This mining process is well known as proof-of-work (PoW), and it involves nodes on the Ethereum network expending computer resources in order to receive the privilege of creating a block of valid transactions and adding it to the blockchain. A miner can add a block to the blockchain when they are able to provide a mathematical ‘proof’. A valid proof signals to the network that the block is valid, which then results in the block being accepted and added to the chain. A miner who successfully validates a block, is rewarded with Ethereum’s native asset, Ether, in exchange for expending computing resources during the PoW process.
The components that the Ethereum Virtual Machine must keep track of include: Account State, World State, Storage State, Block Information and Runtime Environment Information.
Ethereum can be thought of as comprising of numerous small accounts that are capable of interacting with one another (this is possible because of Ethereum’s message-passing frame work). Accounts on Ethereum can be subdivided into: externally owned accounts and contract accounts.
- Externally owned accounts – These accounts are controlled by private keys and have no code associated with them.
- Contract accounts – These accounts are controlled by their contract code and have code associated with them.
An account that is externally owned is able to send messages to other externally owned accounts, or other contract accounts. This is done by digitally signing a transaction by use of a private key. Communication between two externally owned accounts can be regarded as simply being a transfer of value. However, a message between an externally owned account and a contract account has the effect of executing the contract account’s code. This enables the contract account to perform actions that are laid out in the code, which can include: token transfer, creation of new tokens etc. It is important to note that contract accounts are not able to initiate a new transaction on their own (unlike externally owned accounts). Contract accounts are reactive in the sense that they can only engage in transactions that serve as a response to other transactions that they have received, which can be from an externally owned account or from other contract accounts.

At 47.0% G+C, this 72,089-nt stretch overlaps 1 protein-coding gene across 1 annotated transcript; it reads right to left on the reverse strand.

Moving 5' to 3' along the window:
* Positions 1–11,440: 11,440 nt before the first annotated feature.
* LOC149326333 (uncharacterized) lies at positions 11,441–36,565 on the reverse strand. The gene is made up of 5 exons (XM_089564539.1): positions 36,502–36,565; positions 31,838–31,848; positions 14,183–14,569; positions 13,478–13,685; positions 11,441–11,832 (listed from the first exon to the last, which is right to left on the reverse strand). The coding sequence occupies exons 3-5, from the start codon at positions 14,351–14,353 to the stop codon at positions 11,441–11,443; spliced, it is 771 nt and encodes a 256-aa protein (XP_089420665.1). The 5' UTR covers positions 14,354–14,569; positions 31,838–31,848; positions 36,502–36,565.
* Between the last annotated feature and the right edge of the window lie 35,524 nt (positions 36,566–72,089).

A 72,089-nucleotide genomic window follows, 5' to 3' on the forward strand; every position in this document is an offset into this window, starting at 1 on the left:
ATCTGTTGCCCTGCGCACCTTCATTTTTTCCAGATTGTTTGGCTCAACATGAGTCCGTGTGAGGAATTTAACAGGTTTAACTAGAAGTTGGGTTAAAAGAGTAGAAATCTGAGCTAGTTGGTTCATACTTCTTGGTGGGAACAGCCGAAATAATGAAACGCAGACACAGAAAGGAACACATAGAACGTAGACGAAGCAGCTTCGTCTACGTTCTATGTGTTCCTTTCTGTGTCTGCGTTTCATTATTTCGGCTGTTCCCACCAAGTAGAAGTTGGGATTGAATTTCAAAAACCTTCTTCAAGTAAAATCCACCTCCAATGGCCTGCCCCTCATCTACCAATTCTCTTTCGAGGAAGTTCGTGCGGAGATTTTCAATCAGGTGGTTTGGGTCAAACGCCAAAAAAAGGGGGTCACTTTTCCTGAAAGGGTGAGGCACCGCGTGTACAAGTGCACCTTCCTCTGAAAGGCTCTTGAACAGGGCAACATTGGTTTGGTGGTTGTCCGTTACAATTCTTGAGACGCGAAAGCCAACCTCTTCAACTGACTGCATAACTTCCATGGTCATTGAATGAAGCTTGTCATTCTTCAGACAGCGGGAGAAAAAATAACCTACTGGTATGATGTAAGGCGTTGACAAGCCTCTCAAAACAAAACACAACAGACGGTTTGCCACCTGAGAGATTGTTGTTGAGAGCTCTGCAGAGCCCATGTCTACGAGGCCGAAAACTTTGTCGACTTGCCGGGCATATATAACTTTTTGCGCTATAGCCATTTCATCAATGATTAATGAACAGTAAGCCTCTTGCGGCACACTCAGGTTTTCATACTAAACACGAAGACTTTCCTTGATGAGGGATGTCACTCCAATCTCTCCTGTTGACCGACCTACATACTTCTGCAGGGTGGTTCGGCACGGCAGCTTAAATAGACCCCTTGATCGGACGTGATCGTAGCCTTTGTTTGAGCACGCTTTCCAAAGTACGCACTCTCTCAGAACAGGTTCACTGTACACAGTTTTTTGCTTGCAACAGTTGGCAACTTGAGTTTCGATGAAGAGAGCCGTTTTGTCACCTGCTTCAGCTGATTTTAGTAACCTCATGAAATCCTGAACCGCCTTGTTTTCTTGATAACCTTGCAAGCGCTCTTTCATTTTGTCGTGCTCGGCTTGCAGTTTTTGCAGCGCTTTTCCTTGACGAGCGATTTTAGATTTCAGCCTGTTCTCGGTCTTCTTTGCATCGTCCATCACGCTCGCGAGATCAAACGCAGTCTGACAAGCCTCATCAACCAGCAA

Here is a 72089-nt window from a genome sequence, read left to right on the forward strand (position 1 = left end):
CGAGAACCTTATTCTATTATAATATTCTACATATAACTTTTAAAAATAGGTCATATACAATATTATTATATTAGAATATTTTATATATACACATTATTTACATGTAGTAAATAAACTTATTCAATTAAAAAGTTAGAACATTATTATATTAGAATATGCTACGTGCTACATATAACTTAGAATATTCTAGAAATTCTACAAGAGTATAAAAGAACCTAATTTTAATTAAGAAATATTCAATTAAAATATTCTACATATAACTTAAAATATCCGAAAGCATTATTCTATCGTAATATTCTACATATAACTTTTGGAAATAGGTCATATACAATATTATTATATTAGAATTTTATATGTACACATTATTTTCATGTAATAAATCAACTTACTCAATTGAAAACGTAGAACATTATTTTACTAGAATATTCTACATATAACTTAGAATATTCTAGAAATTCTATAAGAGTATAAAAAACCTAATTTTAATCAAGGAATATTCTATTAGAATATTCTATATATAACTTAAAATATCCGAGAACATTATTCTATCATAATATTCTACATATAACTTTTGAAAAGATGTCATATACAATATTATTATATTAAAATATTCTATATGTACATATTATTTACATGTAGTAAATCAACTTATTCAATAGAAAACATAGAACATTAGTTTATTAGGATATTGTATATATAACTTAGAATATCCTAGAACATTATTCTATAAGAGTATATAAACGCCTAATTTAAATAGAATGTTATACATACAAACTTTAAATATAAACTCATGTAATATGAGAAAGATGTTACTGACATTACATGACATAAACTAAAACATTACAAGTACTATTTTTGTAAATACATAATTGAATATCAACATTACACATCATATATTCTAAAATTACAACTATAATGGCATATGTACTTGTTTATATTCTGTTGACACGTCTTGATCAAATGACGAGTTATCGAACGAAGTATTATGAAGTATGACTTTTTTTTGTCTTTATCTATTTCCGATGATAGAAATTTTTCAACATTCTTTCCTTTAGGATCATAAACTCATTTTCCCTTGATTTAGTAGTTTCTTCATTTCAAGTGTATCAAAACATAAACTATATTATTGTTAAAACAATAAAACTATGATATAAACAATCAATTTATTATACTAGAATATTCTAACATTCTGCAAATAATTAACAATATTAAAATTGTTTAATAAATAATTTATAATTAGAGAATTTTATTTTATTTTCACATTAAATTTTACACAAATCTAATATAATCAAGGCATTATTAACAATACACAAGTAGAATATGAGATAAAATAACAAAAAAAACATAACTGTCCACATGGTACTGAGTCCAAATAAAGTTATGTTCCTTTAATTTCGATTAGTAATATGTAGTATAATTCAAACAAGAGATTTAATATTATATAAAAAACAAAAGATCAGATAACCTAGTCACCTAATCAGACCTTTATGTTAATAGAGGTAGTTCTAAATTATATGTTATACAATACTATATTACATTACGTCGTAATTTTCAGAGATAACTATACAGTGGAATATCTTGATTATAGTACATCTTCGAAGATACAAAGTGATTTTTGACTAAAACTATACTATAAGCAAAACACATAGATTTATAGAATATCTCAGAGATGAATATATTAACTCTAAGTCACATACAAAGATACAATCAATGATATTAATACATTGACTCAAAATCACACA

There are four elements that comprise the account state, which includes:
- Nonce – If the account is externally owned, this value represents the number of transactions sent from the account’s address. However, if it is a contract account, then the nonce signifies the number of contracts created by the account.
- Balance – The number of Wei that is owned by the account address.
- CodeHash – This is an immutable hash value of the Ethereum Virtual Machine code for the corresponding account.
Ethereum’s global state effectively consists of a mapping between 160-bit address identifiers and account state. All this mapping information is maintained in a data structure known as a Merkle Patricia Tree. This data structure is made up of a set of nodes with:
- A large quantity of leaf nodes at the bottom of the tree that house the underlying data.
- A set of intermediate nodes, where each node is the hash of the two child nodes.
- A single root hash also formed from the hash of the two preceding child nodes, representing the top of the tree structure.
This is the account specific state information that is maintained at runtime on the Ethereum Virtual Machine.
These are the state values that are required to support a transaction, the block information includes:
- Blockhash – The hash of the most recently completed block
- Coinbase – The address of the recipient
- Timestamp – The current block’s timestamp
- Number – The number of the current block
- Difficulty – The difficulty of the current block
- Gaslimit – The gas limit that is attached to the current block
Runtime Environment Information
This is information that is used to execute a transaction, which includes:
- Gas price – Current gas price as specified by the initiator of the transaction
- Codesize – The size of the transaction codebase
- Caller – The address of the account that is executing the transaction
- Origin – The address of the transaction’s original sender